• the relationship between Sociology and social policy

Families and Households (option on paper 2, section A)

  • the relationship of the family to the social structure and social change, with particular reference to the economy and to state policies
  • changing patterns of marriage, cohabitation, separation, divorce, childbearing and the life course, including the sociology of personal life, and the diversity of contemporary family and household structures
  • gender roles, domestic labour and power relationships within the family in contemporary society
  • the nature of childhood, and changes in the status of children in the family and society
  • demographic trends in the United Kingdom since 1900: birth rates, death rates, family size, life expectancy, ageing population, and migration and globalisation.

Global Development (option on paper 2, section B)

  • development, underdevelopment and global inequality
  • globalisation and its influence on the cultural, political and economic relationships between societies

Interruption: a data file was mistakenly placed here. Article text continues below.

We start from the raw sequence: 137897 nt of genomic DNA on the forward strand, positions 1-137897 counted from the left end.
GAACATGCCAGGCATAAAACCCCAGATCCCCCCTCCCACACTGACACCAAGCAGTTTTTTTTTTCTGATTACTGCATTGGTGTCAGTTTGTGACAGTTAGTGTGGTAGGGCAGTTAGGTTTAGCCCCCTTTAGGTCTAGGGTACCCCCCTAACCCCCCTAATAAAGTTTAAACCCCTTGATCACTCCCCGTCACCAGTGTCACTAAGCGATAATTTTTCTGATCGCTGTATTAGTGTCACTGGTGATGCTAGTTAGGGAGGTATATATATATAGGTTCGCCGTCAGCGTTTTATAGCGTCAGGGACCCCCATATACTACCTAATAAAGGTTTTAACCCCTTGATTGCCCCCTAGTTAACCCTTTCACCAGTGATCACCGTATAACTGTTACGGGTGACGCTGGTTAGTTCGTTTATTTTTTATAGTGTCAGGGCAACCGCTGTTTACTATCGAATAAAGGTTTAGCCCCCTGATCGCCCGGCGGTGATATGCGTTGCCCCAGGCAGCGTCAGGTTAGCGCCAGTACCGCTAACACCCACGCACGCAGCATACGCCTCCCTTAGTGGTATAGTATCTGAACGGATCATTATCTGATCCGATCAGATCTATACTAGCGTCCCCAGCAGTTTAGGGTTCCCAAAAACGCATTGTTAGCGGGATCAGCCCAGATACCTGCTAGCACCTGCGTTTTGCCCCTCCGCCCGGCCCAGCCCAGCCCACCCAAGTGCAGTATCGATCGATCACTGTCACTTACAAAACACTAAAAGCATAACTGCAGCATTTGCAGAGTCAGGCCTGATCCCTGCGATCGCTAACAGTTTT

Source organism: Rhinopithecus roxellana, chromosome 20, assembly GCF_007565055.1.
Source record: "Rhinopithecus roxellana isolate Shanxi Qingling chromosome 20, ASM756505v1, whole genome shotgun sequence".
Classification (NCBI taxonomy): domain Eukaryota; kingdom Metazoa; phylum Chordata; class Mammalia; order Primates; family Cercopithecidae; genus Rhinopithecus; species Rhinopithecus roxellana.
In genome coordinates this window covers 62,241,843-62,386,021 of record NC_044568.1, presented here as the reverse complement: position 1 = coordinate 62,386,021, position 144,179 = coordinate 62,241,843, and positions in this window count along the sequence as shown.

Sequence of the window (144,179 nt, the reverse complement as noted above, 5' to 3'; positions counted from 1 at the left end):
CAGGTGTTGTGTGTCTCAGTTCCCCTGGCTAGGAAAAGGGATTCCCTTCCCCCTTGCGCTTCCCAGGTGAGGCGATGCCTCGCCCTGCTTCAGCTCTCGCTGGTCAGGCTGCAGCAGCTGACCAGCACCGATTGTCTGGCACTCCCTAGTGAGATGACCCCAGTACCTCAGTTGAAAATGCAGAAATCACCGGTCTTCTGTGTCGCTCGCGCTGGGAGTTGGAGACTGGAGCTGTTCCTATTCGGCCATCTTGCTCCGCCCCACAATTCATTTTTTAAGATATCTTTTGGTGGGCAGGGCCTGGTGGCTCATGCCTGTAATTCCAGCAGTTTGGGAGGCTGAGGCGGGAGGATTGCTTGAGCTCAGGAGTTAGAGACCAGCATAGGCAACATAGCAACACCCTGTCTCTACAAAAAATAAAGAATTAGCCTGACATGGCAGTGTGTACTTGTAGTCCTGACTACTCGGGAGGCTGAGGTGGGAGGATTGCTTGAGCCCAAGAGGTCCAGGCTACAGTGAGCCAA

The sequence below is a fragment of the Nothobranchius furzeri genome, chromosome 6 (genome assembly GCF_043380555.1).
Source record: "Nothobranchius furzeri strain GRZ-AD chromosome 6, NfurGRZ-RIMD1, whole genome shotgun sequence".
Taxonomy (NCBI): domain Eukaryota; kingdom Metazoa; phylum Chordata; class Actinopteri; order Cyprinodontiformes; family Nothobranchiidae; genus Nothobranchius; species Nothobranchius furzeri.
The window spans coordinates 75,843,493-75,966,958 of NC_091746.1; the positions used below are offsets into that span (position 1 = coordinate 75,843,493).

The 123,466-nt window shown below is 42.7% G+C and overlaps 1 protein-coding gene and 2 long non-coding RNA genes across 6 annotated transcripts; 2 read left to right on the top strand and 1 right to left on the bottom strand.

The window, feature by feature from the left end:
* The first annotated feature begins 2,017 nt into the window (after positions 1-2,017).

• the role of transnational corporations, non-governmental organisations and international agencies in local and global strategies for development
  • development in relation to aid and trade, industrialisation, urbanisation, the environment, and war and conflict
  • employment, education, health, demographic change and gender as aspects of development.

Beliefs in Society (option on paper 2, section B)

  • ideology, science and religion, including both Christian and non-Christian religious traditions
  • the relationship between social change and social stability, and religious beliefs, practices and organisations
  • religious organisations, including cults, sects, denominations, churches and New Age movements, and their relationship to religious and spiritual belief and practice
  • the relationship between different social groups and religious/spiritual organisations and movements, beliefs and practices
  • the significance of religion and religiosity in the contemporary world, including the nature and extent of secularisation in a global context, and globalisation and the spread of religions.

The Media (option on paper 2, section B)

  • the new media and their significance for an understanding of the role of the media in contemporary
    society
  • the relationship between ownership and control of the media
  • the media, globalisation and popular culture
  • the processes of selection and presentation of the content of the news
  • media representations of age, social class, ethnicity, gender, sexuality and disability
  • the relationship between the media, their content and presentation, and audiences.